A Slice on the Keynote Address by Diane Ravitch at #TCRWP Saturday Reunion:
My alarm woke me at 6:50 on Saturday morning. My eyes popped open as I reached up to pull on the bedside light chain. Angry sleepy friends, M and K made fun of me for this for the rest of the weekend, but we had places to go! We were ready quickly and headed, map in hand on a walk to Riverside Church. We stopped for some Starbucks, and to take a quick picture of the “real” Seinfeld restaurant… (We weren’t sure, but I looked it up…) We arrived with half an hour to spare.
M and K knew how much I was looking forward to hearing Diane Ravitch at the keynote, so we hurried in, passing a woman with a clipboard and a name tag that said “Diane Ravitch: Guest.” I felt a slight tug in my brain to just sit down next to that woman so I could introduce myself when Diane Ravitch came, and tell her how much I respect how she is speaking up and defending public eduction. But, that isn’t really my personality, so we went in and found great seats, front and center.
Lucy Caulkins came out to speak to us before the start of the keynote. I had never “seen Lucy” before. (That’s how people seem to refer to this, as in “Have you seen Lucy? Are you going to see Lucy?”) and I was struck by how comfortable she seemed talking to this huge crowd. She was such a teacher, using her hands to tell us directions and some rules. (“Don’t get hit by a car!”) She then went on to say that she was involved in working on a new website to collect transparent data about common core testing: testtalk.org, she believes it will be called. She wants us all to contribute, with our names attached. She talked about feeling afraid sometimes to speak up, and how Diane Ravitch is an inspiration for telling the truth, speaking out and taking action.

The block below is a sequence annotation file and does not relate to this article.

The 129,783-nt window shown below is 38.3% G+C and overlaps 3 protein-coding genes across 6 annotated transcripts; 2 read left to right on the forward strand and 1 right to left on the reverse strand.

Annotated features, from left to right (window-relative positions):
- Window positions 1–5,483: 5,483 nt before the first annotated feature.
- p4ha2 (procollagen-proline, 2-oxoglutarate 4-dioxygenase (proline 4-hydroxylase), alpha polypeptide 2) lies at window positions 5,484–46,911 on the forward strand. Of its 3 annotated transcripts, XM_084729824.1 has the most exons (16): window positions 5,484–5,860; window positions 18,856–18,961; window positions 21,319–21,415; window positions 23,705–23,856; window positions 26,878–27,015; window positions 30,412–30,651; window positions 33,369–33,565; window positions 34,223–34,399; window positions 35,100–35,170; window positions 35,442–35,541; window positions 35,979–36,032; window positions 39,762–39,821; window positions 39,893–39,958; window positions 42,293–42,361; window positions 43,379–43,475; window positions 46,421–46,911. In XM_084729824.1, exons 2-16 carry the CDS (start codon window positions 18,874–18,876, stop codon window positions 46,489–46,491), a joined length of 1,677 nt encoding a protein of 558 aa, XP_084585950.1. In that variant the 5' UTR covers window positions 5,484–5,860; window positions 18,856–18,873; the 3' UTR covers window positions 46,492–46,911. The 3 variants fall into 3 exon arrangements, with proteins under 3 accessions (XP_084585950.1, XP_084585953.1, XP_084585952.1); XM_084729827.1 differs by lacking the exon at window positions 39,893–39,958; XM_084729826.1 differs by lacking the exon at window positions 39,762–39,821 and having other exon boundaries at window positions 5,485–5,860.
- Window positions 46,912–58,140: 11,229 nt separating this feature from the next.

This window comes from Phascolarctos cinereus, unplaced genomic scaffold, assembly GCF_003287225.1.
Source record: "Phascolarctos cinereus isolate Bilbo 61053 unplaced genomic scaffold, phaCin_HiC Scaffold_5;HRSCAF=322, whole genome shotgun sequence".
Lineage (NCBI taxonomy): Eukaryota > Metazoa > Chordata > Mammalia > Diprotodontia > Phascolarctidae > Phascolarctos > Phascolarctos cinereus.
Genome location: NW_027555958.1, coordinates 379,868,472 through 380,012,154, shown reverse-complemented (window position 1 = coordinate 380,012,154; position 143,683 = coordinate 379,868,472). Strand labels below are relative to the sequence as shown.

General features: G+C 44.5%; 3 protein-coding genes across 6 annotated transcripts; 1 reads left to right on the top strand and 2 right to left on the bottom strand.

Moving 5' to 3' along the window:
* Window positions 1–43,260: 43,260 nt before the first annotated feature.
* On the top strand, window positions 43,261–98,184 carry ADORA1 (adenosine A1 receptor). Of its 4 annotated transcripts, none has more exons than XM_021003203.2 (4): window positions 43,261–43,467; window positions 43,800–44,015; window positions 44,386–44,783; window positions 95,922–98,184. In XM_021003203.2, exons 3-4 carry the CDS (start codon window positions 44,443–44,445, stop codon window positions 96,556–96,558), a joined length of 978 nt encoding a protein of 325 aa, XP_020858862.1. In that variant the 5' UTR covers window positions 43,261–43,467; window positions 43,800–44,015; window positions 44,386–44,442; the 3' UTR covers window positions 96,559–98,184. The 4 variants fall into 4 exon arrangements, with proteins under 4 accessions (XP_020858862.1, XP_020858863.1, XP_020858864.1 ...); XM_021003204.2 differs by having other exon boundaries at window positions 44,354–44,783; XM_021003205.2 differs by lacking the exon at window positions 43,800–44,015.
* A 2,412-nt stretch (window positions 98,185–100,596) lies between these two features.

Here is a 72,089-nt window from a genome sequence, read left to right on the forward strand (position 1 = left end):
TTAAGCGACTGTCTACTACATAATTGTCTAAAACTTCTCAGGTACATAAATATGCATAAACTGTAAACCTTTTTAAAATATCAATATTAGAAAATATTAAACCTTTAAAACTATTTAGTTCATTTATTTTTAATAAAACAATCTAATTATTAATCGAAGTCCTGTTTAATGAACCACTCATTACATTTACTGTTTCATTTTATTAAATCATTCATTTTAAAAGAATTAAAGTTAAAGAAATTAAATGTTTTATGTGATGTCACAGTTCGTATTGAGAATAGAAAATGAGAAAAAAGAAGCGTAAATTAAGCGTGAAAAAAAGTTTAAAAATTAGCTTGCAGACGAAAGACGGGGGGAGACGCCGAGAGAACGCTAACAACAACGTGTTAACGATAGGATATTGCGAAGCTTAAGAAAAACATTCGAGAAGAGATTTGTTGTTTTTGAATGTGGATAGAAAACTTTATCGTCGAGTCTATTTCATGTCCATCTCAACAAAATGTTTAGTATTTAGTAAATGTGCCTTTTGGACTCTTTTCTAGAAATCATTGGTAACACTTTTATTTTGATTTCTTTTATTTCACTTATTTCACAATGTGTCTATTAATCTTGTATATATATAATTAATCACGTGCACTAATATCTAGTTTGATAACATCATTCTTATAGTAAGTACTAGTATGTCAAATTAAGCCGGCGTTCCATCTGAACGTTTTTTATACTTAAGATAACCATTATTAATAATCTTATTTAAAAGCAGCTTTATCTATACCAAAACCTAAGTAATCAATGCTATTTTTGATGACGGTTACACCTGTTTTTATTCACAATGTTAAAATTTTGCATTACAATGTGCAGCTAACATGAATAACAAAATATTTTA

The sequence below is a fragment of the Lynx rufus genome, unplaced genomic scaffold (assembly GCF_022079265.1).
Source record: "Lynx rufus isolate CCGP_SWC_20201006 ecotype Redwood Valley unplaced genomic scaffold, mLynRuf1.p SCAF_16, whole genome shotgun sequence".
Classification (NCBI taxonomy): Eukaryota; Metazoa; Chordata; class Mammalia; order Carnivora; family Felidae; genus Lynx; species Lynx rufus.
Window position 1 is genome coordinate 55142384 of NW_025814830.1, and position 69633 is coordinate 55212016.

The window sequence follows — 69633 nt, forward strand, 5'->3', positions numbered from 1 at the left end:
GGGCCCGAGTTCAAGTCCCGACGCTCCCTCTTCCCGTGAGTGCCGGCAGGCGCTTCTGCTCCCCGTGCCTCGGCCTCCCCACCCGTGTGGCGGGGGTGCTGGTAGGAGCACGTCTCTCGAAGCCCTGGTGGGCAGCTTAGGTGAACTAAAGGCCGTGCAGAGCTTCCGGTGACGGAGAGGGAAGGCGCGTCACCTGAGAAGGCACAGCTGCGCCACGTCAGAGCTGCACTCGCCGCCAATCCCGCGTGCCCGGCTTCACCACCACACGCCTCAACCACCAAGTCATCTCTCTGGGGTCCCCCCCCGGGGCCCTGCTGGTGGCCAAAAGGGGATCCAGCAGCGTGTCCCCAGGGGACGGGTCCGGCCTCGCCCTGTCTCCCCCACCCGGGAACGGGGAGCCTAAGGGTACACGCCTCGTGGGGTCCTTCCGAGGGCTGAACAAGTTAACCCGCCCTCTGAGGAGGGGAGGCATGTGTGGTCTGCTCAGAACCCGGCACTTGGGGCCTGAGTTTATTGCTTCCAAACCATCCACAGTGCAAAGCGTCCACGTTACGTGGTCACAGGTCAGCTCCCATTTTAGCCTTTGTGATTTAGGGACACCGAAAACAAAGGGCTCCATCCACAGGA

I couldn’t take notes fast enough.
She painted a sobering picture of what is happening to schools right now, and her facts called me to speak up too. She didn’t hem and haw or measure her words to make them more comfortable and less than the truth. Children are different, she told us, even if taught exactly the same standardized curriculum. “It’s called humanity….Teaching can not be standardized. Children are not appliances…..” She called the situation right now a hoax, and totally insane.
I decided something listening to her. I decided that I do need to speak up. I decided this even though I have it good. I teach in a district that is measured in its approach to the common core, and thoughtful. But, I need to speak up because the way the common core was developed was not ethical, and in many places, it isn’t being approached in a measured or thoughtful manner. I haven’t been told to teach to the test. But, I need to speak up because there are too many teachers who must do just that. My district puts in a splendid effort to put kids first, and empower teachers. But I need to speak up because there are so many kids who aren’t put first in this country, and so many teachers who have been vilified. I have worked on unpacking some of the Common Core with my curriculum office, and found many parts to be solid and good practice. But, I need to speak up because there are plenty of developmentally inappropriate parts as well, and children are being pushed too hard. Sometimes, it’s okay to stand on principle and speak up. Thank you, Diane Ravitch for reigniting me. I will speak up. (Shh…. I did have a whole different last paragraph that I erased… I was speaking up just a little too loudly…. balance, Ona, balance.)